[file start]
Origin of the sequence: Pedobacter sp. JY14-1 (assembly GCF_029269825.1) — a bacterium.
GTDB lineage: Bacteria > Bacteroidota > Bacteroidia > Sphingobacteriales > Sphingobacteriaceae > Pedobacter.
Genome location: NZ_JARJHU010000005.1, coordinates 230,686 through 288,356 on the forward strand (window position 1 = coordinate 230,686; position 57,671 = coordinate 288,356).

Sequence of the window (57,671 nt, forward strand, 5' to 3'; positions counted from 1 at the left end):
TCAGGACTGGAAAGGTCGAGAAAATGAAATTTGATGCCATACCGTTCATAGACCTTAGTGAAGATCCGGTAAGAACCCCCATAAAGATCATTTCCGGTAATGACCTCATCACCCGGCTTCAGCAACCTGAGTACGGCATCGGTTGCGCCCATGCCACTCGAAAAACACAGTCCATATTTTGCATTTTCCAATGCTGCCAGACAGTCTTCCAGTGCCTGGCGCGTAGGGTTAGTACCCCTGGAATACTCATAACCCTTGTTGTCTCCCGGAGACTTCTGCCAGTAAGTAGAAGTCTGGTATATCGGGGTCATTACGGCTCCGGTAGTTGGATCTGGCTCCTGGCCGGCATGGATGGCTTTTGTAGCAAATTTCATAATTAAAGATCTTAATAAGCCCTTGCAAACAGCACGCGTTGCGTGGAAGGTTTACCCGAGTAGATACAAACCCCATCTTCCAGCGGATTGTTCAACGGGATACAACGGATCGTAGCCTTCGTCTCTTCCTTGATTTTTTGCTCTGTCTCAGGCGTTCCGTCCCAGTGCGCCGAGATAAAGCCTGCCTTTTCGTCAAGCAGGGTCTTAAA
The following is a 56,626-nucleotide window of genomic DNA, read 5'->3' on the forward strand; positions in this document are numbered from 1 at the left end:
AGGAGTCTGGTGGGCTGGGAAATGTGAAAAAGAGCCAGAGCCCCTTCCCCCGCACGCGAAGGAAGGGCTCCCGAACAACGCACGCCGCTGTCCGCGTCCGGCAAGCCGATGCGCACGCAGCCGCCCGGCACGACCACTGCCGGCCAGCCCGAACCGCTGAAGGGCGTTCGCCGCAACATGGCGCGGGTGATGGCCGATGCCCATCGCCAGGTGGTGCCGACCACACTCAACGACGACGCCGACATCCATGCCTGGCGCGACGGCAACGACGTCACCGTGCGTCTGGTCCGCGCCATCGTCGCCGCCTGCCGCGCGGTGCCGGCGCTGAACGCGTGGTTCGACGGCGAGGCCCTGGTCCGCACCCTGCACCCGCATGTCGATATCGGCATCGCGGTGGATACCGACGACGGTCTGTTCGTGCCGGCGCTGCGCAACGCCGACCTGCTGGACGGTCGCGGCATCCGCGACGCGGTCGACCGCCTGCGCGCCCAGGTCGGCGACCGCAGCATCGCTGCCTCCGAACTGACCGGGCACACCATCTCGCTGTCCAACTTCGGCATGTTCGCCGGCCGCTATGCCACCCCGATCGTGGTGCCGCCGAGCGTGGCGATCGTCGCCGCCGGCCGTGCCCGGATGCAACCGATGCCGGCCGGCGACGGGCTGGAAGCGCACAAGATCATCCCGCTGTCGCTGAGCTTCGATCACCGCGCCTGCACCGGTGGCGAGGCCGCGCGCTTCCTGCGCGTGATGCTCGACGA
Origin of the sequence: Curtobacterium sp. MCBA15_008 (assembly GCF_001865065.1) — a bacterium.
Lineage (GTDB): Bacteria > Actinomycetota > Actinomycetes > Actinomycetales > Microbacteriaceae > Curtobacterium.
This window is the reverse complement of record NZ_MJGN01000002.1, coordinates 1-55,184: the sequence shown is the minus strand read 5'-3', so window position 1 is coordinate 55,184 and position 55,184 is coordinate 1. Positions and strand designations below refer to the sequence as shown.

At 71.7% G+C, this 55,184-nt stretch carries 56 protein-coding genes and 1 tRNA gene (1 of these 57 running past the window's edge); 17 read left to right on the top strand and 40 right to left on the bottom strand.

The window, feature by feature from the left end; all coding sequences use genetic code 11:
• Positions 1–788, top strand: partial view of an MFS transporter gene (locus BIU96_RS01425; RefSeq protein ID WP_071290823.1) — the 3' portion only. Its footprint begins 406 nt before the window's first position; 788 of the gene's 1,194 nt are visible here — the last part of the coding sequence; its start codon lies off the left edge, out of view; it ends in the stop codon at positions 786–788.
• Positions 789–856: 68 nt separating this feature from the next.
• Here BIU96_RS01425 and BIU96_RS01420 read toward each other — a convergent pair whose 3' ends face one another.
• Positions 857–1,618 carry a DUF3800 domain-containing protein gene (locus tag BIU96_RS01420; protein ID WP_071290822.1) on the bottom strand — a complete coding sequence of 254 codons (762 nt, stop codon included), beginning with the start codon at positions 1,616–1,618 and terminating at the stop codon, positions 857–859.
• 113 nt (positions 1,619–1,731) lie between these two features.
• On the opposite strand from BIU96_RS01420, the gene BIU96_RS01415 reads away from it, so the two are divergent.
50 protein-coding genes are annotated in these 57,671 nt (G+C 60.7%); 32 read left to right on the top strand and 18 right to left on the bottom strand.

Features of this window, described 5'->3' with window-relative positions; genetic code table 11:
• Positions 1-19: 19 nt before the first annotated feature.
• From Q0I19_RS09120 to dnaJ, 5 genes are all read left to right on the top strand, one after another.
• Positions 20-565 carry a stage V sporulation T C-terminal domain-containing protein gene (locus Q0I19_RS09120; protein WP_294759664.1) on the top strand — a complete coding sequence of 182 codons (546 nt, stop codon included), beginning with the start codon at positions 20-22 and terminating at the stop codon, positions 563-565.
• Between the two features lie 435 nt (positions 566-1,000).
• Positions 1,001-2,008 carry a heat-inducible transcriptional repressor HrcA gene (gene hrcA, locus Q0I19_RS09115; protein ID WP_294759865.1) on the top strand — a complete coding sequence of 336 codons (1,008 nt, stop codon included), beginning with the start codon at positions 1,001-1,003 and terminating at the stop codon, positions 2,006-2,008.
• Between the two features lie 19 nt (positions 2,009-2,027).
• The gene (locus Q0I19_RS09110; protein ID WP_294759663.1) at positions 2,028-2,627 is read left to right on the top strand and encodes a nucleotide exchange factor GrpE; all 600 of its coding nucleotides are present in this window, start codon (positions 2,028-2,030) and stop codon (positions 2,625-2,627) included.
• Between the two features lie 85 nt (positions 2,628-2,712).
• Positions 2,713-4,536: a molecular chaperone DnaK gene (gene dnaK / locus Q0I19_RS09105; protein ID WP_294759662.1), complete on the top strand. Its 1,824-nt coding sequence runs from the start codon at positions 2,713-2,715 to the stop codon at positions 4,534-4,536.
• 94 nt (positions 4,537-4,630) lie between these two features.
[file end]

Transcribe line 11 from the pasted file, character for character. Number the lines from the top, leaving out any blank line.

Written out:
At 71.7% G+C, this 55,184-nt stretch carries 56 protein-coding genes and 1 tRNA gene (1 of these 57 running past the window's edge); 17 read left to right on the top strand and 40 right to left on the bottom strand.